Fortunately, it was possible to test this hypothesis by measuring the redshifts of less extreme objects, to see if they followed these same correlations. Two new papers confirm that they do indeed follow this correlation. In one, Andreas Herzog and his colleagues use the European Very Large Telescope to measure the redshifts of three of these less extreme objects, and find they lie on the correlation, at redshifts between 2 and 3, just as predicted. In the other paper Jordan Collier and his colleagues take exactly the same data now being shown in Radio Galaxy Zoo, and search for objects which are relatively much brighter in the FIRST (radio) data than in the WISE (infrared) data. 1,317 of these are found, of which 19 have measured redshifts. Again, all but one of these lie in the redshift range 2 to 3. This is strong support for the hypothesis!

Armed with this, we are increasingly confident that the most extreme IFRSs that will turn up in the fainter ATLAS and COSMOS field, to be released in Radio Galaxy Zoo in a few weeks, will include many supermassive black holes formed in the first half-billion years after the Big Bang. According to conventional hierarchical black hole formation models, these shouldn’t exist. So the race will be on to identify them and measure their redshifts using instruments like ALMA.

Not everything in Radio Galaxy Zoo classified as being an IFRS will turn out to be a high-redshift black hole, as the data currently being displayed (FIRST and WISE) are not deep enough to pick out the really high-redshift objects. But when the new ATLAS data are loaded into RGZ in a few weeks, almost every object that appears in the radio but not in the infrared will be one of these enigmatic objects. We can’t wait to see how many you find!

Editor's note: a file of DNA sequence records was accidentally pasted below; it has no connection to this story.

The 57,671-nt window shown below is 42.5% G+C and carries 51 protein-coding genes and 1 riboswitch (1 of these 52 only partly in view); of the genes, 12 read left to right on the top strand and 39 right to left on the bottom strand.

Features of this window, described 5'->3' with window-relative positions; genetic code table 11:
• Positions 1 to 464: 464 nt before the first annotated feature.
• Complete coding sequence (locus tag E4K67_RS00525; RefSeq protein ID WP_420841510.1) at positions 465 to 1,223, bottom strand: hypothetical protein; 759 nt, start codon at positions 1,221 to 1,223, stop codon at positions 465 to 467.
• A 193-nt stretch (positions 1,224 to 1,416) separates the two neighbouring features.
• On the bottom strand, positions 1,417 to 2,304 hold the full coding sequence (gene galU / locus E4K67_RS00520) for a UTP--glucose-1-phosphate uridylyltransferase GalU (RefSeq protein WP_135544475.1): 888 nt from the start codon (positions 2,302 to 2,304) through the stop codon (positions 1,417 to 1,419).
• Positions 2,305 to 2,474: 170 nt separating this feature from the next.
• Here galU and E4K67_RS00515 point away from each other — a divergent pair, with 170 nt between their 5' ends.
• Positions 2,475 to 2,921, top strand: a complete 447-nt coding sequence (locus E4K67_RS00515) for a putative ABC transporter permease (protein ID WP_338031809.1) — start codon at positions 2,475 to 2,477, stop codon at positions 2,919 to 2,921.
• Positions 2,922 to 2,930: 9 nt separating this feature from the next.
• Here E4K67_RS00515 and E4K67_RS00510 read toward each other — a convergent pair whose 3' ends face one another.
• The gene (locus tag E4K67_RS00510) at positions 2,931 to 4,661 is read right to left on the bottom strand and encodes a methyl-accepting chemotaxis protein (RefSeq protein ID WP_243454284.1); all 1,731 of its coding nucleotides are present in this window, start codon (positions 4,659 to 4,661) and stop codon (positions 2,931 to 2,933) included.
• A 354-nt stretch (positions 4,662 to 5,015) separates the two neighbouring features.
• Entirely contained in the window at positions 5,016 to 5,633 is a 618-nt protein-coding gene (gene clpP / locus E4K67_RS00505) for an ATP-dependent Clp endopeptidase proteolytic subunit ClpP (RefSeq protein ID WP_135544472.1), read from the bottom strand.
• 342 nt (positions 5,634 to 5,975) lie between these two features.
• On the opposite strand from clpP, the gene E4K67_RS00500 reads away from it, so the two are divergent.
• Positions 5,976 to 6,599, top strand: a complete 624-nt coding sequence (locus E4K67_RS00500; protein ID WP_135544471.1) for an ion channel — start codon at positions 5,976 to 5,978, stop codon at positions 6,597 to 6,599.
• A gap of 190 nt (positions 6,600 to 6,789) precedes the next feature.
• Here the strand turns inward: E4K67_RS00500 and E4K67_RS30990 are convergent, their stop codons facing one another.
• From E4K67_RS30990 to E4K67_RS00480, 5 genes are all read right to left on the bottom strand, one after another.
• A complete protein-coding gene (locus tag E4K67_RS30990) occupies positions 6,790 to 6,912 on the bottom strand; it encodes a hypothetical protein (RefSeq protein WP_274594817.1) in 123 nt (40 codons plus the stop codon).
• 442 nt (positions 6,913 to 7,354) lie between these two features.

How do black holes form jets?

Credit: ESA, NASA, S. Baum and C. O'Dea (RIT), R. Perley and W. Cotton (NRAO/AUI/NSF), and the Hubble Heritage Team (STScI/AURA)

This post was written by Radio Galaxy Zoo team member Stas Shabala, an astronomer at the University of Tasmania.

The supermassive black holes at the hearts of galaxies are supposed to be simple. For someone looking at a black hole from afar, physicists tell us all black holes can be described by just three parameters: their mass, electric charge, and spin. For really big black holes, such as the ones astronomers deal with, things are even simpler: there is no charge (that’s because they are so big that there would always be enough neighbouring positive and negative charges to more or less cancel out). So if you know how heavy a black hole is, and how fast it spins, in theory at least you have enough information to predict a black hole’s behaviour.

Of course the black holes in Radio Galaxy Zoo often have at least one other, quite spectacular, feature – bright jets of radio plasma shooting through their host galaxy and into intergalactic space. Where do these jets come from?, I hear you ask. This is a very good question, and one to which astronomers are yet to find a wholly convincing answer. We have some pretty good hunches though.

The fact that black holes can spin might be quite important. Matter accreted by a black hole will rotate faster and faster as it falls in. Stuff closer to the equator will also rotate faster than stuff at the poles, and that causes the accreting material to flatten out into a pancake, which astronomers call the accretion disk.